I woke up around 5:30 one morning this week to the sound of intermittent electronic chirping. At first, I thought it was my husband’s beeper. Occasionally Al, a hospital social worker, is on call for ethics consults.
But the sound was coming from the hallway outside our bedroom. Alas, it was our smoke detector’s low battery alert. Important, yes, but not my favorite way to wake up. So I stumbled out of bed, grabbed our TV remote and shut off the damn thing. (And, yes, made a mental note to replace the battery.)
A compound of two salicylates—derived from salicylic acid (which is the basis for aspirin), derived from salicin, the natural analgesic found in weeping willows (which made willow bark one of Hippocrates’ curatives)—this anti-inflammation drug also causes tinnitus in about 10 percent of users.
I was one of the lucky few to have the medication damage the tiny hair cells in the cochlea of each ear, my right worse than my left. The result is a constant ringing that has become more pronounced and annoying in recent years.
The noise has become loud enough that I had begun to worry it was affecting my hearing until, one night, when Al was snoring and I couldn’t sleep, I put a pillow over my head and could still hear him quite clearly plus every little creak in the house, along with the ringing. So, at least for now, that’s one fear allayed.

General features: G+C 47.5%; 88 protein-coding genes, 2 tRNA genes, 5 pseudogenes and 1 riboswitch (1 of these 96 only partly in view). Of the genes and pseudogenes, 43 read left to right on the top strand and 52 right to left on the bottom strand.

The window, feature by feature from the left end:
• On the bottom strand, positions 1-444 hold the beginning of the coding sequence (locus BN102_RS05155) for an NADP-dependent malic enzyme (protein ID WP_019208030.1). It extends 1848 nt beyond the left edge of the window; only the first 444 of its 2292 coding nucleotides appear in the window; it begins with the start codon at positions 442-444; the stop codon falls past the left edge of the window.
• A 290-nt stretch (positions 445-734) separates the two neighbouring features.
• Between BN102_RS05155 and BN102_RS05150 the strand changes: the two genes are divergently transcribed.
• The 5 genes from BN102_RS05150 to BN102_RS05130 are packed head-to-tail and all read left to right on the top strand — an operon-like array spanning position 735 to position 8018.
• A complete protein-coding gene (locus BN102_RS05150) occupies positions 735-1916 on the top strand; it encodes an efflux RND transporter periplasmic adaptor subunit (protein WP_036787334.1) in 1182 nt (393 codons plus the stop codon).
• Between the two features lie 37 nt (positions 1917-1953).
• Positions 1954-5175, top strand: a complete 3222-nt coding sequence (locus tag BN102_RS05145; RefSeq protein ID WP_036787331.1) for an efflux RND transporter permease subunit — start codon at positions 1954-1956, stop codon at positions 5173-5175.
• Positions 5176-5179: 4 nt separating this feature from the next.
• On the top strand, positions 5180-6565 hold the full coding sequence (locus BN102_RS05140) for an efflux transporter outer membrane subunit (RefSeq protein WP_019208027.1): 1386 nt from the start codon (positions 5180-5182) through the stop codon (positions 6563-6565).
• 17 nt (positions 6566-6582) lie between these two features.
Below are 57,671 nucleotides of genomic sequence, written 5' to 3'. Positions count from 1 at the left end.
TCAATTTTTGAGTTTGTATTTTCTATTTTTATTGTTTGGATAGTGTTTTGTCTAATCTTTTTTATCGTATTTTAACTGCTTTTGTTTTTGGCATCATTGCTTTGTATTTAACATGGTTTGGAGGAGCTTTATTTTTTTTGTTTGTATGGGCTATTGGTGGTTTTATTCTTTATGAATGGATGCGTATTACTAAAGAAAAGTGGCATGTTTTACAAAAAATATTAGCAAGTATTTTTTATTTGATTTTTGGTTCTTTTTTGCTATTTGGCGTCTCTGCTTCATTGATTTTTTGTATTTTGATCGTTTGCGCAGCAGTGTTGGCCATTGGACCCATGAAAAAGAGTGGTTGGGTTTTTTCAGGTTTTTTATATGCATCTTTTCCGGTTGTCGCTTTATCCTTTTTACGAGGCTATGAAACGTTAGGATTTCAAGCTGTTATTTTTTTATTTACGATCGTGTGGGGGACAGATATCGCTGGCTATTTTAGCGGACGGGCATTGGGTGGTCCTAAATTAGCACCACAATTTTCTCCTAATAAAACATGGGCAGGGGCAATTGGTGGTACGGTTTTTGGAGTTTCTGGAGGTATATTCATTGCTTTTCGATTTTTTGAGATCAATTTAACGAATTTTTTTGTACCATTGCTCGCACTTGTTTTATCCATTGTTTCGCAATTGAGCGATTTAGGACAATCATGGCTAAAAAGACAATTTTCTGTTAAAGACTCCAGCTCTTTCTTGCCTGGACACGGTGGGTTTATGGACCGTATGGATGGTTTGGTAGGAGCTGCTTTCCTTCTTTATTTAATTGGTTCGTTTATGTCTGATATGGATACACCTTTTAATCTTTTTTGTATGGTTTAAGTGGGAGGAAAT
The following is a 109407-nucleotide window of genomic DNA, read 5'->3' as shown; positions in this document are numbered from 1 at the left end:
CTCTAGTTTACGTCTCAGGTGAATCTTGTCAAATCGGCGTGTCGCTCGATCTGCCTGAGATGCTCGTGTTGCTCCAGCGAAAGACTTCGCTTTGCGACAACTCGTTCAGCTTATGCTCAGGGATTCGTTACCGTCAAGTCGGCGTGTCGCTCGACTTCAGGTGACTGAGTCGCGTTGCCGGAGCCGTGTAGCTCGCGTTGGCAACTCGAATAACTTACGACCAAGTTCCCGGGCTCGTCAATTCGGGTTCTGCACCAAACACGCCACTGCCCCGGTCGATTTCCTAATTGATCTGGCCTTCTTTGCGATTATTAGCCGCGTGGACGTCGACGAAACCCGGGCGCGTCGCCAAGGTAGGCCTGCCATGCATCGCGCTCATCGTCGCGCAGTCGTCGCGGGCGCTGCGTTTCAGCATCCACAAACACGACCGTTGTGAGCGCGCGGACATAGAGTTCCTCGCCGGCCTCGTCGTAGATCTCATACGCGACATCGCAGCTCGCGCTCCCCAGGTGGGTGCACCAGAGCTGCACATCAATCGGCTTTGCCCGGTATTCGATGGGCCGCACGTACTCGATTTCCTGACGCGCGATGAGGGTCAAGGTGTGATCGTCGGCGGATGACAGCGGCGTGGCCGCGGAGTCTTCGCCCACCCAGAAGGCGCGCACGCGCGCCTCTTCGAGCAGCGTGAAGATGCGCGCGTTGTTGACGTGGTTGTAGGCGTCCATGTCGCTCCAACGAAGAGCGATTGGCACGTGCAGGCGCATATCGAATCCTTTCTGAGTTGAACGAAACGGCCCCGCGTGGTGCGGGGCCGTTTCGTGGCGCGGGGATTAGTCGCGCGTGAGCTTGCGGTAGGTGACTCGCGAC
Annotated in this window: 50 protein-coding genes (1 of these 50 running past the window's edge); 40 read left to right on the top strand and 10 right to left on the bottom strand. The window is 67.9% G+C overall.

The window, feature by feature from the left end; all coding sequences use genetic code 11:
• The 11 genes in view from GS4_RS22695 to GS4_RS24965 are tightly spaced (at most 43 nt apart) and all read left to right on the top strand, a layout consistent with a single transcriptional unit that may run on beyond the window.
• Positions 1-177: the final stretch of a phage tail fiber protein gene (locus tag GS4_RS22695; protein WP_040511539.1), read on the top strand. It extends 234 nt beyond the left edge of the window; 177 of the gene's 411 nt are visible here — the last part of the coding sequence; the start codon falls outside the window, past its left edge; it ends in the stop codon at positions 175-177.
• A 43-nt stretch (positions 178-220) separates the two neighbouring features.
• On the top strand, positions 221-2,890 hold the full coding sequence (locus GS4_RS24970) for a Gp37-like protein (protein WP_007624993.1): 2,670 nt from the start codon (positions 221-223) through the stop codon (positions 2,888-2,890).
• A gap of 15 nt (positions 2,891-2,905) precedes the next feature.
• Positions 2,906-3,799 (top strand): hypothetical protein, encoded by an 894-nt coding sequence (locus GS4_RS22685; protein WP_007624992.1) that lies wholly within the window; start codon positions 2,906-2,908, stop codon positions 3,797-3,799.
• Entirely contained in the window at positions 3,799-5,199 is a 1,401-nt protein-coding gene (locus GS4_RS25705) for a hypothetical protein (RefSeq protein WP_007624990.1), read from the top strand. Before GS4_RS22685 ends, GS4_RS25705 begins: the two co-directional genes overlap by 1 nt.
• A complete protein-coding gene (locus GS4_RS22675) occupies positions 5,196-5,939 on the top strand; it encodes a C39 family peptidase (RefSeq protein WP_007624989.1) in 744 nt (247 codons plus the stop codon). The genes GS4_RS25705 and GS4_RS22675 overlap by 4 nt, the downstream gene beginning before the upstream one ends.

Lying in bed, trying to get back to sleep after shutting off the chirping smoke alarm, I was instead swamped by the ringing, which (as any one of the millions who live with this condition knows) is always worst when everything around me is quiet.
So, being a writer, I decided to listen to the sound and try to describe it. Our radiators began hissing. Similar, but not quite. It’s a rushing noise, but also a ringing. But not quite a ringing. More like a a very high pitched, constant, tinny tone. But not quite constant. It ebbs and flows within a narrow range.
If it weren’t so annoying, the sound would be etherial. It reminds me of space audio—radio emissions from the planets in our solar system, collected by the passing Voyager and Cassini satellites, and converted to sound. The recordings, made by physicists at the University of Iowa, are fantastic, bizarre, eerie and cool. My ringing best approximates the sounds of a Jovian chorus, without the clicking.
And that’s how I’m trying to deal with my tinnitus. Like my scleroderma, it’s there. I can’t stop it, so as long as I have to live with it, I might as well make the best of it as an otherworldly internal concert—my personal music of the spheres.
Evelyn Herwitz blogs weekly about living fully with chronic disease, the inside of baseballs, turtles and frogs, J.S. Bach, the meaning of life and whatever else she happens to be thinking about at livingwithscleroderma.com.